Thank you to each one of you who voted in the poll which tested which English generic singular pronoun you use where the antecedent is an indefinite pronoun. The poll has been up for many weeks and now it is time to take it down. Here are the poll results:In the sentence, "Everyone should bring _____ own lunch tomorrow," what word do you usually put in the blank space?
|200 votes total|
200 votes were cast. As you can see, visitors to this blog have a mixed response to the poll question. By a ratio of 2:1 respondents say the singular "they" is the pronoun they would use in the example sentence. These results support the claim that the singular "they" has been experiencing a revival of usage among English speakers. It usage dates back to the late 1200's and early 1300's and has been used by many highly respected authors over the centuries, including Shakespeare, the translators of the KJV, C.S. Lewis, and many others. The singular "they" is syntactically plural but semantically singular. As such, it parallels a number of other linguistic forms where syntax does not align exactly with semantics.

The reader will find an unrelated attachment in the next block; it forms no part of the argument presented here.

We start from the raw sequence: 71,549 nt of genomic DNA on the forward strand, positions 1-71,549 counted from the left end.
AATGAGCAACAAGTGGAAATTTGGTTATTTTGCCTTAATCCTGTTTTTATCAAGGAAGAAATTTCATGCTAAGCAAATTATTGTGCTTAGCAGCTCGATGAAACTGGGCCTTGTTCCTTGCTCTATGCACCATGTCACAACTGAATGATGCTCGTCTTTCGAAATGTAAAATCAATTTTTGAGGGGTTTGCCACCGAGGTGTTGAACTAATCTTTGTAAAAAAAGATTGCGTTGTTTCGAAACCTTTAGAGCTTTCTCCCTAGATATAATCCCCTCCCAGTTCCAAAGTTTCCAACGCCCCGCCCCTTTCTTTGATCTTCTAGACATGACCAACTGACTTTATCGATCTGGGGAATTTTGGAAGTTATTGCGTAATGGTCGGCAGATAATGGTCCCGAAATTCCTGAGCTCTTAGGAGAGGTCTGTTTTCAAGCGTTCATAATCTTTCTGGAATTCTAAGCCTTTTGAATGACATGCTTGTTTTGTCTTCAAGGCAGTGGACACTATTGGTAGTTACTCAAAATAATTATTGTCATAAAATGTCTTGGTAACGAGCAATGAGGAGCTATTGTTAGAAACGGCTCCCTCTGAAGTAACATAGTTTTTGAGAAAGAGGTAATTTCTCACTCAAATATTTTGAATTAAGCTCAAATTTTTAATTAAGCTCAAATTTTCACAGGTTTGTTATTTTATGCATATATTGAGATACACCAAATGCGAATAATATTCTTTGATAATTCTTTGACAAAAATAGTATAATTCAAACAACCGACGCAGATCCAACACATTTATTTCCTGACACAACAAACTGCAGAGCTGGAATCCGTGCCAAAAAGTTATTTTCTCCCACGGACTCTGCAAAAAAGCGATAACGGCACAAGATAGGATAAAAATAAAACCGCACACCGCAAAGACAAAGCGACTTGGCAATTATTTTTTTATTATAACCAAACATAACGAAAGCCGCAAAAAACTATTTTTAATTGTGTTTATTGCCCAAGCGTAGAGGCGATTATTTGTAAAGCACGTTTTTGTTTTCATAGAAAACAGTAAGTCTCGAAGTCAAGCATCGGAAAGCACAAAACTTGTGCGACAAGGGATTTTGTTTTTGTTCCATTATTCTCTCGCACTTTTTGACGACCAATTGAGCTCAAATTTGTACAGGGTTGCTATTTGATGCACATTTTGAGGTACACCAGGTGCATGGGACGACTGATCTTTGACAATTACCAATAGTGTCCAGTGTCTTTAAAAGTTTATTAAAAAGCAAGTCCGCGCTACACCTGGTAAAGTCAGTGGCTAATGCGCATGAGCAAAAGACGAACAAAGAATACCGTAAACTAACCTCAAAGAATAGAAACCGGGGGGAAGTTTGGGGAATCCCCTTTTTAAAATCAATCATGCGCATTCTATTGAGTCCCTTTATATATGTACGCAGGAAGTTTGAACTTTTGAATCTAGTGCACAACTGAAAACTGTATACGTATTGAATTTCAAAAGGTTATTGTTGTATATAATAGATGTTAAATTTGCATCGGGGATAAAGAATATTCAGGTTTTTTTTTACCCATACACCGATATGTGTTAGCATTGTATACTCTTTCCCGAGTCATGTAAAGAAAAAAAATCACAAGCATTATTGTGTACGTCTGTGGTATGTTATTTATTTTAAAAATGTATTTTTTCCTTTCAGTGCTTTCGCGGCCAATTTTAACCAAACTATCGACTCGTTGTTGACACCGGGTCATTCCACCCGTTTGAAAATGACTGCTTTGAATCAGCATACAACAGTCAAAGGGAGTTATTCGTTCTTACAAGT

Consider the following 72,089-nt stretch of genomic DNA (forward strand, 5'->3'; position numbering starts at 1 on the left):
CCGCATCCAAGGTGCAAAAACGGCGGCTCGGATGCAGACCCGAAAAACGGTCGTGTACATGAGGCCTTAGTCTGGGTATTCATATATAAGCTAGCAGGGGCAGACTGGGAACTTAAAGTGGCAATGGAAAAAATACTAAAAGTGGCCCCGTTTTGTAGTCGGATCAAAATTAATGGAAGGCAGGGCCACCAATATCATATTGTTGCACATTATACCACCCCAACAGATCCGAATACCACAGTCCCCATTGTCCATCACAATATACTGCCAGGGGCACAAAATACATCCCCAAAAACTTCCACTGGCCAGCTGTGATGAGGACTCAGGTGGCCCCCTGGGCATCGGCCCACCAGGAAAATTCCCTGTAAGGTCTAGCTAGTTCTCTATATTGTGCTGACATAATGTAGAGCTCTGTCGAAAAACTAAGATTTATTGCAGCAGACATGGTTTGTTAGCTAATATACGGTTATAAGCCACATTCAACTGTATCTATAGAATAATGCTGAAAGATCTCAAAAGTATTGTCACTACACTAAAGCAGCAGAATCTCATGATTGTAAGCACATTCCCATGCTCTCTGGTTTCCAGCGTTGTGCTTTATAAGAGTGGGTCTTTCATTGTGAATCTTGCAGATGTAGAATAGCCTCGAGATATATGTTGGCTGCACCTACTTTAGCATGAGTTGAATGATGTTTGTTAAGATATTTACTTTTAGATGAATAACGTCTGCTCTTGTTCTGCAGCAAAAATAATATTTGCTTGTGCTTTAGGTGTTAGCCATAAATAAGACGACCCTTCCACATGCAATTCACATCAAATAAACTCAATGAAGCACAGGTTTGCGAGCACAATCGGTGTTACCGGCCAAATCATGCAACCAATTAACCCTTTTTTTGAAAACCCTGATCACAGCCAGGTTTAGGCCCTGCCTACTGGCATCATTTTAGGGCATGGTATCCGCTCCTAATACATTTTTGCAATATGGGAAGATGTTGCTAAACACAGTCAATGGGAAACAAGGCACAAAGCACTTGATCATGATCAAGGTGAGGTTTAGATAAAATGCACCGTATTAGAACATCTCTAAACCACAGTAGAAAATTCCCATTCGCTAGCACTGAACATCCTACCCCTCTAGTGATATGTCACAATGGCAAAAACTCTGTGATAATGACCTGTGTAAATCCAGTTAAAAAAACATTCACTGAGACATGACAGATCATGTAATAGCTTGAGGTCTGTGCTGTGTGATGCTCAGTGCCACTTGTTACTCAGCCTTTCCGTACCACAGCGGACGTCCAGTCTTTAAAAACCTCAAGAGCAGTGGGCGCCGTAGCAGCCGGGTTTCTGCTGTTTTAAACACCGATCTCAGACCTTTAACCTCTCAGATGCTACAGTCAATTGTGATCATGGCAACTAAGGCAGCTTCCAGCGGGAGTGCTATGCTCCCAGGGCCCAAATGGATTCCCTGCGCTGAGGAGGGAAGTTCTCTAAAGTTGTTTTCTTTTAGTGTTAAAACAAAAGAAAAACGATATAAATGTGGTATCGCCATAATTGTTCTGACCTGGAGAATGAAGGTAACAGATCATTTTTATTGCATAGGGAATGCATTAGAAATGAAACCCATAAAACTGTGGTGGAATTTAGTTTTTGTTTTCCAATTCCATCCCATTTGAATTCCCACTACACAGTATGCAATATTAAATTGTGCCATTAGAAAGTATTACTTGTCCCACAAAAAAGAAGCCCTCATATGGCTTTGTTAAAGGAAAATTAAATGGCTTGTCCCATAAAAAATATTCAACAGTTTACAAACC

The generic singular "he" continues to be preferred by many English speakers. It is the pronoun which many of us, myself included, were taught in school was the only
generic third person singular pronoun which was "proper." But, of course, what is proper is not really determined by English teachers, but, rather, by social decisions, typically made unconsciously, by a majority of speakers of a language.
Stay tuned for other language usage polls which relate to linguistic forms which are used in English Bible versions.Categories: language usage, singular they, generic pronoun